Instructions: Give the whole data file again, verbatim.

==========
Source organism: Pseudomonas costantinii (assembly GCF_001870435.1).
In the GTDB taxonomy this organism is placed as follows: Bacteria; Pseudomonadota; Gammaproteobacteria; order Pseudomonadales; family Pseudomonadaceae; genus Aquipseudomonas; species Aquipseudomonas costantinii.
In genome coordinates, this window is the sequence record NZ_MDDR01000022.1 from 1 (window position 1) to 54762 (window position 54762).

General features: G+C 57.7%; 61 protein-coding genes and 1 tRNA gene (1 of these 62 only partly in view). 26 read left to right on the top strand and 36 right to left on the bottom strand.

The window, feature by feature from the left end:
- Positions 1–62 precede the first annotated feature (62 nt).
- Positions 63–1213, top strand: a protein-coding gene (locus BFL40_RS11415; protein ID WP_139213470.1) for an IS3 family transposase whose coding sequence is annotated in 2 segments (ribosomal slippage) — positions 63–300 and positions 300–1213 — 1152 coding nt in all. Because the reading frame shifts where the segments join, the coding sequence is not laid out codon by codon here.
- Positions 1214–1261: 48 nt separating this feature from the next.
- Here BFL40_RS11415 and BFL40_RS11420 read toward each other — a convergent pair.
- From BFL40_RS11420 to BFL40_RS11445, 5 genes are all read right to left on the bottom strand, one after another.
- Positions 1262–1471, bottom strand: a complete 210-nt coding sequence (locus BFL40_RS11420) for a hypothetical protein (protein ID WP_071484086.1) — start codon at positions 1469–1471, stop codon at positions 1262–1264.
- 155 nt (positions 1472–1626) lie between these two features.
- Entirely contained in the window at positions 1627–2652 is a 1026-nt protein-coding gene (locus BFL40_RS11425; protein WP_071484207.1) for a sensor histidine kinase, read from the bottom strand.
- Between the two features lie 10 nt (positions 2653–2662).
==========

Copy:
Source organism: Pseudomonas costantinii (assembly GCF_001870435.1).
In the GTDB taxonomy this organism is placed as follows: Bacteria; Pseudomonadota; Gammaproteobacteria; order Pseudomonadales; family Pseudomonadaceae; genus Aquipseudomonas; species Aquipseudomonas costantinii.
In genome coordinates, this window is the sequence record NZ_MDDR01000022.1 from 1 (window position 1) to 54762 (window position 54762).

General features: G+C 57.7%; 61 protein-coding genes and 1 tRNA gene (1 of these 62 only partly in view). 26 read left to right on the top strand and 36 right to left on the bottom strand.

The window, feature by feature from the left end:
- Positions 1–62 precede the first annotated feature (62 nt).
- Positions 63–1213, top strand: a protein-coding gene (locus BFL40_RS11415; protein ID WP_139213470.1) for an IS3 family transposase whose coding sequence is annotated in 2 segments (ribosomal slippage) — positions 63–300 and positions 300–1213 — 1152 coding nt in all. Because the reading frame shifts where the segments join, the coding sequence is not laid out codon by codon here.
- Positions 1214–1261: 48 nt separating this feature from the next.
- Here BFL40_RS11415 and BFL40_RS11420 read toward each other — a convergent pair.
- From BFL40_RS11420 to BFL40_RS11445, 5 genes are all read right to left on the bottom strand, one after another.
- Positions 1262–1471, bottom strand: a complete 210-nt coding sequence (locus BFL40_RS11420) for a hypothetical protein (protein ID WP_071484086.1) — start codon at positions 1469–1471, stop codon at positions 1262–1264.
- 155 nt (positions 1472–1626) lie between these two features.
- Entirely contained in the window at positions 1627–2652 is a 1026-nt protein-coding gene (locus BFL40_RS11425; protein WP_071484207.1) for a sensor histidine kinase, read from the bottom strand.
- Between the two features lie 10 nt (positions 2653–2662).